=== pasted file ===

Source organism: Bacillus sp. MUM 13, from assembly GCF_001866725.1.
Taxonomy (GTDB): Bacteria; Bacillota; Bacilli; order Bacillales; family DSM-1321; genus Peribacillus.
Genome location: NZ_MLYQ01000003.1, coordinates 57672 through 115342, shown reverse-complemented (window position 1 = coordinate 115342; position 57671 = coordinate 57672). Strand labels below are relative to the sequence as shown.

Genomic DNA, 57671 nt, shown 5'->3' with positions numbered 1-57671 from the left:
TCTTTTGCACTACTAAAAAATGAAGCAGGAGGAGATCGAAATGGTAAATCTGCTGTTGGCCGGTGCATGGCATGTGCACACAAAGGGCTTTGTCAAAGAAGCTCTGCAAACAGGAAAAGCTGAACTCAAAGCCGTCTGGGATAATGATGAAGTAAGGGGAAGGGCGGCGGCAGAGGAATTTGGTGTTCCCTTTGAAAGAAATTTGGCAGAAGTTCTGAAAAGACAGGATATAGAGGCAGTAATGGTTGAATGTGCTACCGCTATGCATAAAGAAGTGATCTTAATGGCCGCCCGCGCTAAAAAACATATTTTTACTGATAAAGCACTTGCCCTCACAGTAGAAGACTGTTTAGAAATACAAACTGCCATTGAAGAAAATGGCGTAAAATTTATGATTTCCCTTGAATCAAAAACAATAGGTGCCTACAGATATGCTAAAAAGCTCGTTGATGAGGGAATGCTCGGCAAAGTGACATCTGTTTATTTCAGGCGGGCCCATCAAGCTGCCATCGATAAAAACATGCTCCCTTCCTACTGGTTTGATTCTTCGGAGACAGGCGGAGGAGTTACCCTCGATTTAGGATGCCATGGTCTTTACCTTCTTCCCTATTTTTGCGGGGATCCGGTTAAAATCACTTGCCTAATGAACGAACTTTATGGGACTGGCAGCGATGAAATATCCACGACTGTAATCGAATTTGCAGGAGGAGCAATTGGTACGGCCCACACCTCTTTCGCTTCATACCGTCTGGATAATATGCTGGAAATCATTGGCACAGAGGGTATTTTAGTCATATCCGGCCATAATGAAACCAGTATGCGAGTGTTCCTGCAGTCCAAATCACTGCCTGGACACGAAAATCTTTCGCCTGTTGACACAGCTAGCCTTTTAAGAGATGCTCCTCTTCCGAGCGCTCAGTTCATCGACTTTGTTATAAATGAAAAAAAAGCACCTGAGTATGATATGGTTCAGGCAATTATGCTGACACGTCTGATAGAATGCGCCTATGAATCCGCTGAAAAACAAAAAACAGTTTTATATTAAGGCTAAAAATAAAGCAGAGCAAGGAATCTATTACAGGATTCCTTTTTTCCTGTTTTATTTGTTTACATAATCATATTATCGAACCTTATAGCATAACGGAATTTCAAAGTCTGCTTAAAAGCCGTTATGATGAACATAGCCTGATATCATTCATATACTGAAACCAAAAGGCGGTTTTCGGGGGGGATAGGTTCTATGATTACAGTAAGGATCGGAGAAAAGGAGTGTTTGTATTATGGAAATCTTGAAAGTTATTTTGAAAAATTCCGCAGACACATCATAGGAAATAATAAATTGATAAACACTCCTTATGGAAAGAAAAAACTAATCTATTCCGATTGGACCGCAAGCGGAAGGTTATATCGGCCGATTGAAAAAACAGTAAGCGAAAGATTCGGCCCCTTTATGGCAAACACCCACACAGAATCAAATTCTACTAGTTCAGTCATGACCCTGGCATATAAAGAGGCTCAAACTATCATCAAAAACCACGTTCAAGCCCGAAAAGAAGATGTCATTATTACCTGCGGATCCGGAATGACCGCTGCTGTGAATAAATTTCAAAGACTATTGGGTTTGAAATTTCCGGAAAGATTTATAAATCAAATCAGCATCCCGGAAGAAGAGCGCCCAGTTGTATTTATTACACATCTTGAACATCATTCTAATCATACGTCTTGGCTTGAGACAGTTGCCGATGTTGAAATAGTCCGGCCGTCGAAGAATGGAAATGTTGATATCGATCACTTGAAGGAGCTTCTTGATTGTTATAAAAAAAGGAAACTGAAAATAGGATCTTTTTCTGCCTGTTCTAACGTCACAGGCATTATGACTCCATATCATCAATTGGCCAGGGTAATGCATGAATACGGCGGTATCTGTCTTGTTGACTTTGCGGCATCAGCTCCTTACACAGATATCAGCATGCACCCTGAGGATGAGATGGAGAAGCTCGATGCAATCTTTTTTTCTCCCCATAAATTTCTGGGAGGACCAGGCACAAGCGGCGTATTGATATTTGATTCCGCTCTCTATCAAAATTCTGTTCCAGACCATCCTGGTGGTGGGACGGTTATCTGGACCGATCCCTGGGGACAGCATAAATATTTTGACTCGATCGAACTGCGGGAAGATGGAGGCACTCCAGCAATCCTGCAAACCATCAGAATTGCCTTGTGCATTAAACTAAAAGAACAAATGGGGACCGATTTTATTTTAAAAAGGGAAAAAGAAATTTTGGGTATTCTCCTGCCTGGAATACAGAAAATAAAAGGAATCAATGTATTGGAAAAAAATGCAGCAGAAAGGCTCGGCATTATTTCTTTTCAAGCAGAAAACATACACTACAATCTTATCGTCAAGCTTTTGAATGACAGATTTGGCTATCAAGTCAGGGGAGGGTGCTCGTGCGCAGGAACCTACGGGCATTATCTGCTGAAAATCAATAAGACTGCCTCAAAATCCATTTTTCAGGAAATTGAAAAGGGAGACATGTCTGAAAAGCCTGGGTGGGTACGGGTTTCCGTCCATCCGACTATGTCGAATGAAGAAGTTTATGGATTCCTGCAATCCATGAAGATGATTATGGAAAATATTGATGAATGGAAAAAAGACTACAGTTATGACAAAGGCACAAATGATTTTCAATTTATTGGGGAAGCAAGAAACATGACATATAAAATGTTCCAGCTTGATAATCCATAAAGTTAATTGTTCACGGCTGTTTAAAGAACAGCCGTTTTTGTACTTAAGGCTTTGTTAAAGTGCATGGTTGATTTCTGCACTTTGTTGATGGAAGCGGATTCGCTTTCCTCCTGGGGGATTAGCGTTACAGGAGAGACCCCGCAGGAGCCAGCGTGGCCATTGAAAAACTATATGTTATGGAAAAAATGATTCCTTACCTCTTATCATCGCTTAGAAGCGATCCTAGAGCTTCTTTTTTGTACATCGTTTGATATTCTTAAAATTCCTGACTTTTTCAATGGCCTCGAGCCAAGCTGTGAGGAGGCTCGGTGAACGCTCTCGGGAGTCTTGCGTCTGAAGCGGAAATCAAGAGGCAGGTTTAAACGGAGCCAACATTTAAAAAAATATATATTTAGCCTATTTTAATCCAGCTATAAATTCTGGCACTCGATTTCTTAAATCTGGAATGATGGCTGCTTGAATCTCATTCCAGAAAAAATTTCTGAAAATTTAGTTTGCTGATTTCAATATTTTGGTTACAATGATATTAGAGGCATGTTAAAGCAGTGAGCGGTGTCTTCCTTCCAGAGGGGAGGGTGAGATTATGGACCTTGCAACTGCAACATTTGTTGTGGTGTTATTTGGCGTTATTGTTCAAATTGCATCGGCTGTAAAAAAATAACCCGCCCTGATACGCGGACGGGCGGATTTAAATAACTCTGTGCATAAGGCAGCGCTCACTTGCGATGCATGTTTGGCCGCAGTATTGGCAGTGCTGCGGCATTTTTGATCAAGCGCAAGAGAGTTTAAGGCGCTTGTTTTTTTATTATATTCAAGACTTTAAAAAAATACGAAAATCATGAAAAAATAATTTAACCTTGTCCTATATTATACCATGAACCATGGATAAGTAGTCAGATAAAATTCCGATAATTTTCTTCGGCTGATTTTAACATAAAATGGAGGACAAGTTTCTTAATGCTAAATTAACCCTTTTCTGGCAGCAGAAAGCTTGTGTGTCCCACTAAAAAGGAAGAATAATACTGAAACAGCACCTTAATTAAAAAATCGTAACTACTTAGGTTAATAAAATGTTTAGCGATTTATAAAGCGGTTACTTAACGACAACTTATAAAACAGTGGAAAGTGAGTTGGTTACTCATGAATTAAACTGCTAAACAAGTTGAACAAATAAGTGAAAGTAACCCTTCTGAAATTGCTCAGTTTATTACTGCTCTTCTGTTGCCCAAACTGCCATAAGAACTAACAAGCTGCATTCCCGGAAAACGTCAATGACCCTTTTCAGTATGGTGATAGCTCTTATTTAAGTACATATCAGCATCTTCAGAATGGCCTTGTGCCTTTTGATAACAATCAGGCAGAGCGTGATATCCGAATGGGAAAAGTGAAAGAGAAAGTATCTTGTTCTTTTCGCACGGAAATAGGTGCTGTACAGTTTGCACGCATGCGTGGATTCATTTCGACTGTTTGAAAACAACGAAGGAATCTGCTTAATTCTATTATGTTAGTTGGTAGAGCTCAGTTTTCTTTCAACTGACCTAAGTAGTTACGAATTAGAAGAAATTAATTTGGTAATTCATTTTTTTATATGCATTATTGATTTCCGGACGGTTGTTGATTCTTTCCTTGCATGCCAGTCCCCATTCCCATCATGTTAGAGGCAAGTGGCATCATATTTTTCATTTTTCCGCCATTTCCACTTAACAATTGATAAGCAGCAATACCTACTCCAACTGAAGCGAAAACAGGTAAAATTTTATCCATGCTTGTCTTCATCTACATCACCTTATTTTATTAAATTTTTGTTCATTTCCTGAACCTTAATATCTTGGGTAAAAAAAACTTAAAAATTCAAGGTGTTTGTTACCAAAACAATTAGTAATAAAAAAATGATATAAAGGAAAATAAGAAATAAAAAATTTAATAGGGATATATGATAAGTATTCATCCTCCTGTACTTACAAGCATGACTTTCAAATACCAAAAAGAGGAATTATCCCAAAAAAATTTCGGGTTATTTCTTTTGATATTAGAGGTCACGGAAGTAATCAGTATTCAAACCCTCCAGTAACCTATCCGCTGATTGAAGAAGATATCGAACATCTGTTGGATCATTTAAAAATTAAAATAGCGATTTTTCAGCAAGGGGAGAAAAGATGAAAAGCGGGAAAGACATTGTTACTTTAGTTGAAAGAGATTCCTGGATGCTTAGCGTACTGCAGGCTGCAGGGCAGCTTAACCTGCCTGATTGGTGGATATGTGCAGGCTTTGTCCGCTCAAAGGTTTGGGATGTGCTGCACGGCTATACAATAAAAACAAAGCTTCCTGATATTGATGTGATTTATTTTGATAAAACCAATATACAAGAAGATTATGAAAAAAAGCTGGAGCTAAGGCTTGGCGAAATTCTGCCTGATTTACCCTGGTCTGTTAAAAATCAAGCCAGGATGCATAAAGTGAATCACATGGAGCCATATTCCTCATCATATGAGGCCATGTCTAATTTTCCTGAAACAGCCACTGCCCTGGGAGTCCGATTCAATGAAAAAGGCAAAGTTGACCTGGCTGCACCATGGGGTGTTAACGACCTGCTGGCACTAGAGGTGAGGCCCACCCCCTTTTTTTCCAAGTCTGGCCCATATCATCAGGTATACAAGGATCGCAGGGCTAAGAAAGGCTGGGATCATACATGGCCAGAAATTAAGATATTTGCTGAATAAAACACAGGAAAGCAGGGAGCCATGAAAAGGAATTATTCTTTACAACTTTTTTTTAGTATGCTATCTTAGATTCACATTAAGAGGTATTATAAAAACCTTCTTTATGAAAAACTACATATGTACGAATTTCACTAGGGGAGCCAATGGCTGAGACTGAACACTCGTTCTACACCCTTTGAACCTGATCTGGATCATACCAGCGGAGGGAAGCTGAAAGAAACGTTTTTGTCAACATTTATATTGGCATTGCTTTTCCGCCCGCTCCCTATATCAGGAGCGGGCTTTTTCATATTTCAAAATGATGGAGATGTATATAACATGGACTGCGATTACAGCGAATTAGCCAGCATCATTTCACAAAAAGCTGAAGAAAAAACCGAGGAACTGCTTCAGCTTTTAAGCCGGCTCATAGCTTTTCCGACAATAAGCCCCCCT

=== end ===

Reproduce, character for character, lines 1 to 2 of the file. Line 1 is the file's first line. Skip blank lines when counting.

Source organism: Bacillus sp. MUM 13, from assembly GCF_001866725.1.
Taxonomy (GTDB): Bacteria; Bacillota; Bacilli; order Bacillales; family DSM-1321; genus Peribacillus.